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Great Moments in Pitching Statistics: Jim Johnson with the hold, Joe Nathan with the win

Apr 10, 2014, 9:15 AM EDT

Joe Nathan Adrian Gonzalez Getty Images

Gotta love the arbitrariness of the pitching decision stats. There are wins, losses, holds and saves, and all of them are subject to silliness. Two great examples happened yesterday.

In the A’s-Twins game, Jim Johnson came into the game with a two-run lead in the ninth, loaded the bases with a single and a couple of walks, then allowed the Twins to single in a run, leaving the bases loaded. Dan Otero comes in and allows a sac fly and retires the rest of the guys he faces. Johnson gets the hold — considered a positive decision for a relief pitcher — and Otero gets the blown save, even though he did almost everything he could to limit the damage done by Johnson.

In the Tigers-Dodgers game, closer Joe Nathan came into the ninth inning with a three-run lead. He have up a homer, two walks and a single to load the bases, then allowed two of those three base runners to score, blowing the lead and sending the game to extra innings. Though he wouldn’t throw another pitch in the game, he was still the pitcher of record when Victor Martinez hit the go-ahead home run in the 10th, so Nathan got the win.

Just remember that the next time someone cites saves, holds, wins or blown saves to explain why a given pitcher is good or bad.

  1. chacochicken - Apr 10, 2014 at 9:22 AM

    Jim Johnson, put that coffee down. Coffee is for closers.

    • proudlycanadian - Apr 10, 2014 at 9:36 AM

      Jim Johnson reminds me of novel “Fahrenheit 451” in which it was the firemen who started fires.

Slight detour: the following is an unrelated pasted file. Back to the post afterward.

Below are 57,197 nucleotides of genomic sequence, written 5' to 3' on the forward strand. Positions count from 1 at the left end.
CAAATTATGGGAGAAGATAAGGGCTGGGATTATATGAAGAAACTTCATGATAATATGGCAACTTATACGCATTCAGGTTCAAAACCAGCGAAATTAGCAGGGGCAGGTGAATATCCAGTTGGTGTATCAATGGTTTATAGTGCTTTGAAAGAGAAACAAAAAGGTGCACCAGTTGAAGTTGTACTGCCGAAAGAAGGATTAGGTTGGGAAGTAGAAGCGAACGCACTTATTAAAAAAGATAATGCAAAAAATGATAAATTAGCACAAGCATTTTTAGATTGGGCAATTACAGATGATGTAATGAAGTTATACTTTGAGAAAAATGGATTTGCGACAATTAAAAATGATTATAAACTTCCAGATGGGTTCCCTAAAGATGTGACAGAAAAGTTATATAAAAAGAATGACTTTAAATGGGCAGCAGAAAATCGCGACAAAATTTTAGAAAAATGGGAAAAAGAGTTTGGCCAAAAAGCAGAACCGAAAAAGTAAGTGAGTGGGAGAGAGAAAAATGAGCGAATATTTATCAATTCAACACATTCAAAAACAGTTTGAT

• renaado - Apr 10, 2014 at 9:40 AM

      I might need that coffee,If it’s cappuccino? Absolutely!

      • aresachaela - Apr 10, 2014 at 10:09 AM

        Stop drinking cappuccino Ren! Look what happened to you at school today :-(… You look like a zombie back there.

      • renaado - Apr 10, 2014 at 10:13 AM

        Dunno don’t care, You have no idea how psyched I am for Santana’s first debut as a Brave.

      • dluxxx - Apr 10, 2014 at 10:36 AM

        “Glengarry Glen Ross” reference. Following link is NSFW.

    • 18thstreet - Apr 10, 2014 at 11:29 AM

      For anyone who didn’t get the reference, I highly recommend this movie.

      • renaado - Apr 10, 2014 at 11:33 AM

        Is this watchable in google? I saw the ratings in Google though and judging from that i think it might pretty good.

  2. nymets4ever - Apr 10, 2014 at 9:24 AM

    “Just remember that the next time someone cites saves, holds, wins or blown saves to explain why a given pitcher is good or bad.”

    Uhh…no one “cites” holds. Like, ever.

    • clydeserra - Apr 10, 2014 at 9:42 AM

      haven’t watched a game with the sound on? or listened to one on the radio?

  3. sdelmonte - Apr 10, 2014 at 9:32 AM

    Who got the GWRBI? Hey, if we have holds, we might as well bring back GWRBIs.

  4. clydeserra - Apr 10, 2014 at 9:44 AM

    Jim Johnson got one out. A failed sac bunt that the batter popped up back to the pitcher.

  5. jeffchadwick - Apr 10, 2014 at 9:47 AM

    Funny how Joe Nathan has continued his role as Tiger killer since donning the Olde English “D.”

  6. josemartez - Apr 10, 2014 at 9:55 AM

    I have both of these closers on one of my fantasy teams. They’re driving me crazy.

  7. dillongeeescapeplan - Apr 10, 2014 at 10:05 AM

    Nathan just knows how to win.

  8. grumpyoleman - Apr 10, 2014 at 10:46 AM

    We have always known that as well as the RBI thing.

  9. schlom - Apr 10, 2014 at 12:45 PM

    No one has ever cited holds when they are talking about closers.

  10. bravojawja - Apr 10, 2014 at 1:03 PM

    Can’t the official scorer give the W to another pitcher who was more effective?

  11. rangermania - Apr 10, 2014 at 9:23 PM

    This is one JD got right for the Rangers not offering Nathan a return. The Rangers have other closers who can blow saves at a more reasonable price! Martinez et al had better keep practicing those home runs.

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